·       No accidents or incidents.

External interactions/opportunities:

·       Application through the Huon Valley Council Community Grants Program was made to increase our energy efficiency by replacing the ‘front of house’ heat pump as well as installing an opening window and insulation to the upstairs office.

·       Application through the Commonwealth Stronger Communities Program to replace the rusty section of workshop roof; external painting; office roof insulation.


·       We have a need for more tour guide support during the coming busy season. Anything from a single tour around morning or afternoon teatime to half-day or even full-day guiding assistance would be most appreciated. 













Francis Shepherd and his woodworking talents

The dragons head and snakes tail fore and aft figureheads for the viking boat

The dragons head and snakes tail fore and aft figureheads for the viking boat

For someone that has just started carving wood Francis Shepherd's work is amazing.  Actually it's amazing no matter your woodcarving history.  

Francis is currently running a relief carving course on Wednesdays for the next 6 weeks.  Students will learn basic carving techniques while working in Huon Pine.  There are places available in the course.  Please get in touch if you wish to join.  Tuition: $250, materials $25

A pile of wooden fish under construction on Francis' bench.

A pile of wooden fish under construction on Francis' bench.

Another Clinker Dinghy course wraps up

David, the proud boat owner with instructor Mike Johnson

David, the proud boat owner with instructor Mike Johnson

Today is the last day of the seven week Clinker dinghy course that began in August.  Lyndon also contributed to this course, leaving earlier today to get on the road back home to NSW.  I didn't really wait till you left for the photo, Lyndon, but does sort of look that way.  David's friend Duck also contributed to the course and dinghy build whilst visiting for a 2 week period. Again the group have had a lovely time in the shed, honed their woodworking skills and created another beautiful traditional dinghy.  Well done also Mike for charting the course for the student group.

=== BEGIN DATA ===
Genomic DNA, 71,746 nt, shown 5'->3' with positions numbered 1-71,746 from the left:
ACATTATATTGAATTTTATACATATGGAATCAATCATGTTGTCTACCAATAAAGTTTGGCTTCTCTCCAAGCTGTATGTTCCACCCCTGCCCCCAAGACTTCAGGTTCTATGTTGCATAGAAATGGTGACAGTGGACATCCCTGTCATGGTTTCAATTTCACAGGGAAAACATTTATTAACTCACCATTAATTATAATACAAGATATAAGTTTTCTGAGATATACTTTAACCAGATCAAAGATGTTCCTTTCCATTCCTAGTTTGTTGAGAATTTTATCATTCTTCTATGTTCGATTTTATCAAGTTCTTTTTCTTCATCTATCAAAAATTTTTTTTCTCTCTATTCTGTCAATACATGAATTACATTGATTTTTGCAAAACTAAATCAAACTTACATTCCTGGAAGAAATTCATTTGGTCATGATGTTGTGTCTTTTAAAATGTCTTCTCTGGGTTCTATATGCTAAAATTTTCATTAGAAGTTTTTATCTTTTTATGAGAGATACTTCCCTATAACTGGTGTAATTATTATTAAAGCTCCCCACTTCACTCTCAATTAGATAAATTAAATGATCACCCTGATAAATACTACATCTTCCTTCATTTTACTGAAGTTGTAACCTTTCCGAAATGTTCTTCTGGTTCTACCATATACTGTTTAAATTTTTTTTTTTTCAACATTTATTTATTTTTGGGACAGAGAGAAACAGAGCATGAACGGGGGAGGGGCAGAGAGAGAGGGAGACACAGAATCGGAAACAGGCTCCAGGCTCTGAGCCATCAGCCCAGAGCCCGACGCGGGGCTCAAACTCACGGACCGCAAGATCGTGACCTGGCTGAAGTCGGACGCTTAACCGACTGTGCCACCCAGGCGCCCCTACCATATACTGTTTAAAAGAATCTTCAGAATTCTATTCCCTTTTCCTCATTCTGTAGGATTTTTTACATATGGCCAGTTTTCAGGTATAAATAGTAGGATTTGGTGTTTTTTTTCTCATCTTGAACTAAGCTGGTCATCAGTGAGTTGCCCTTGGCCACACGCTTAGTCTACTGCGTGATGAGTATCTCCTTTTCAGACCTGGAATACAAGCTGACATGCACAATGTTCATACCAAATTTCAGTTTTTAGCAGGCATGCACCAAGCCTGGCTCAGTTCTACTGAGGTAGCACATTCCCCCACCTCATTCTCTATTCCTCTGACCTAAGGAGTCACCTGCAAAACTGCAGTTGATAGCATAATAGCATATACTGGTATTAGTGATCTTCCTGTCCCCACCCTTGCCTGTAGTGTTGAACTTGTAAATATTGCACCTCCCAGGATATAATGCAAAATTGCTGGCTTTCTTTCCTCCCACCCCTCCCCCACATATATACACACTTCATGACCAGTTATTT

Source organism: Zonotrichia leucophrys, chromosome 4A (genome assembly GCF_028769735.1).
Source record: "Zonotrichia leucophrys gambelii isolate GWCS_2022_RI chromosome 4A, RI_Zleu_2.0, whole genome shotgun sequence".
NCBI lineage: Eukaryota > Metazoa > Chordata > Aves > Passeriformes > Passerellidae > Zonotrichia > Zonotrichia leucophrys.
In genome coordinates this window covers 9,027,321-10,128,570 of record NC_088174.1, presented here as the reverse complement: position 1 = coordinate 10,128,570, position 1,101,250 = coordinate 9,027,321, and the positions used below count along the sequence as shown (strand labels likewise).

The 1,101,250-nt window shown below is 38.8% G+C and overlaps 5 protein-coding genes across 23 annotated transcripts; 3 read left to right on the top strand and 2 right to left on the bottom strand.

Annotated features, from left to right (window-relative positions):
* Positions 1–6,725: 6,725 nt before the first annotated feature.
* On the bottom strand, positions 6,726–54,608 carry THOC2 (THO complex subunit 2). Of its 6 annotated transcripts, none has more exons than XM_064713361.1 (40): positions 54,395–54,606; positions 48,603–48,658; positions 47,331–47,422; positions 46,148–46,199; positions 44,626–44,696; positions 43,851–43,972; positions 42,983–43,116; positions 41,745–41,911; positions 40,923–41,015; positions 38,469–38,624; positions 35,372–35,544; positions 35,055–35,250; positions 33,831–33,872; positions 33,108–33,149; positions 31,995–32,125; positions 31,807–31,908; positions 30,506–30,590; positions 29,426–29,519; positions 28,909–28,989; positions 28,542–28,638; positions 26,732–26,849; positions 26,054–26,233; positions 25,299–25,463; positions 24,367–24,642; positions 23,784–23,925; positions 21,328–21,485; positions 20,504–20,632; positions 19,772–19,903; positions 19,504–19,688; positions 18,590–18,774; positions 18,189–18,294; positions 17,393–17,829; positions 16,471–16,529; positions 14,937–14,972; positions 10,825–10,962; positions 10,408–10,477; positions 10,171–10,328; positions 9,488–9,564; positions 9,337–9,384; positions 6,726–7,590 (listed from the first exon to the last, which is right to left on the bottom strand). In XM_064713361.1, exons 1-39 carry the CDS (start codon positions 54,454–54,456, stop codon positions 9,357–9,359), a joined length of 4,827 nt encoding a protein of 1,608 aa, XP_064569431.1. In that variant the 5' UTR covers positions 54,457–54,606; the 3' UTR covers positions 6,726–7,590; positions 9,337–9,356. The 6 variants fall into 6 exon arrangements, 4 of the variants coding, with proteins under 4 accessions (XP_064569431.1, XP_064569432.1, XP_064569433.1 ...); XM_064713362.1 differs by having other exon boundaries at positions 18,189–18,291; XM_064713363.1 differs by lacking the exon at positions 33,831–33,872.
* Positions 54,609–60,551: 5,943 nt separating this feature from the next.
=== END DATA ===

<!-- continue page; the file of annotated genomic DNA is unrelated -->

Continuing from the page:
The Wooden Boat Centre Managers Report for last year

WBC Manager’s Report to AGM of Franklin Working Waterfront Association

24th September 2017



·       In the past year we have been able to maintain the employment of our boat builders: David Nash; Pete Laidlaw; Jon Vey-Cox (for most of the year) and our instructor Mike Johnson.

·       Ea Lassen has run the ‘front of house’ effectively with increased visitation and merchandise sales.

·       We have seen a constant level of volunteer support again this year – with some turnover and additions, as is always the case.  This support and diversity of personalities, opinions, story telling and humour makes the rich fabric that is the WBC and reflects the community nature of the organisation.

·       A vital component for the sustainability of our business is the 27 volunteers that work ‘front of house’, as tour guides or as workshop assistants.  Our 2 volunteer Shipwrights – Peter Heading and Adrian Dean have been invaluable in their ongoing support and advice.  We are also pleased to have Mark McBride as our groundsman for another year.